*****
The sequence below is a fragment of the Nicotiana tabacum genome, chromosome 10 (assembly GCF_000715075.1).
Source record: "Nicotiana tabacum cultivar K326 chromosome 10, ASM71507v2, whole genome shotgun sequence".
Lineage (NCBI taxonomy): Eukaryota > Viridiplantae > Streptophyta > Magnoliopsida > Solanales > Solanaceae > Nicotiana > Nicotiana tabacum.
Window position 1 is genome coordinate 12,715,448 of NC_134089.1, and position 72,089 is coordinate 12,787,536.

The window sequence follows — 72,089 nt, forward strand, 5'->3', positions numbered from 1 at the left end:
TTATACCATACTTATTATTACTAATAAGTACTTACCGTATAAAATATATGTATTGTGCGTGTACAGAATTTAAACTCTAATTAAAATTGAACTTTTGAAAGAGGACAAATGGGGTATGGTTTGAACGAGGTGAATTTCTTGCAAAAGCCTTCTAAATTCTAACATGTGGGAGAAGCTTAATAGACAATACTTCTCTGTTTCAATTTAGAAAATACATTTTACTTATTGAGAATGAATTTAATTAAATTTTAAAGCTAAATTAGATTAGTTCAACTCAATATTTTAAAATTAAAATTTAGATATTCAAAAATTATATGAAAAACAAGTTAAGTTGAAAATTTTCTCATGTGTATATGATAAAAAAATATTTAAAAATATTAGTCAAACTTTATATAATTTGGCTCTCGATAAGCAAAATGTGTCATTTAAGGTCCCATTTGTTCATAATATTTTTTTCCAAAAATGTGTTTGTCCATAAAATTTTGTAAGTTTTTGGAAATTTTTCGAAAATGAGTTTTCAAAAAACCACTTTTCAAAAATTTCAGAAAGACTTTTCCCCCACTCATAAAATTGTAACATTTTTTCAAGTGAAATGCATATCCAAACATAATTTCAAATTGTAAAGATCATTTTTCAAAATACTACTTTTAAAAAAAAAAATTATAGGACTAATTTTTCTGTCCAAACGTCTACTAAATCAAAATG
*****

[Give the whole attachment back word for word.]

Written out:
The sequence below is a fragment of the Nicotiana tabacum genome, chromosome 10 (assembly GCF_000715075.1).
Source record: "Nicotiana tabacum cultivar K326 chromosome 10, ASM71507v2, whole genome shotgun sequence".
Lineage (NCBI taxonomy): Eukaryota > Viridiplantae > Streptophyta > Magnoliopsida > Solanales > Solanaceae > Nicotiana > Nicotiana tabacum.
Window position 1 is genome coordinate 12,715,448 of NC_134089.1, and position 72,089 is coordinate 12,787,536.

The window sequence follows — 72,089 nt, forward strand, 5'->3', positions numbered from 1 at the left end:
TTATACCATACTTATTATTACTAATAAGTACTTACCGTATAAAATATATGTATTGTGCGTGTACAGAATTTAAACTCTAATTAAAATTGAACTTTTGAAAGAGGACAAATGGGGTATGGTTTGAACGAGGTGAATTTCTTGCAAAAGCCTTCTAAATTCTAACATGTGGGAGAAGCTTAATAGACAATACTTCTCTGTTTCAATTTAGAAAATACATTTTACTTATTGAGAATGAATTTAATTAAATTTTAAAGCTAAATTAGATTAGTTCAACTCAATATTTTAAAATTAAAATTTAGATATTCAAAAATTATATGAAAAACAAGTTAAGTTGAAAATTTTCTCATGTGTATATGATAAAAAAATATTTAAAAATATTAGTCAAACTTTATATAATTTGGCTCTCGATAAGCAAAATGTGTCATTTAAGGTCCCATTTGTTCATAATATTTTTTTCCAAAAATGTGTTTGTCCATAAAATTTTGTAAGTTTTTGGAAATTTTTCGAAAATGAGTTTTCAAAAAACCACTTTTCAAAAATTTCAGAAAGACTTTTCCCCCACTCATAAAATTGTAACATTTTTTCAAGTGAAATGCATATCCAAACATAATTTCAAATTGTAAAGATCATTTTTCAAAATACTACTTTTAAAAAAAAAAATTATAGGACTAATTTTTCTGTCCAAACGTCTACTAAATCAAAATG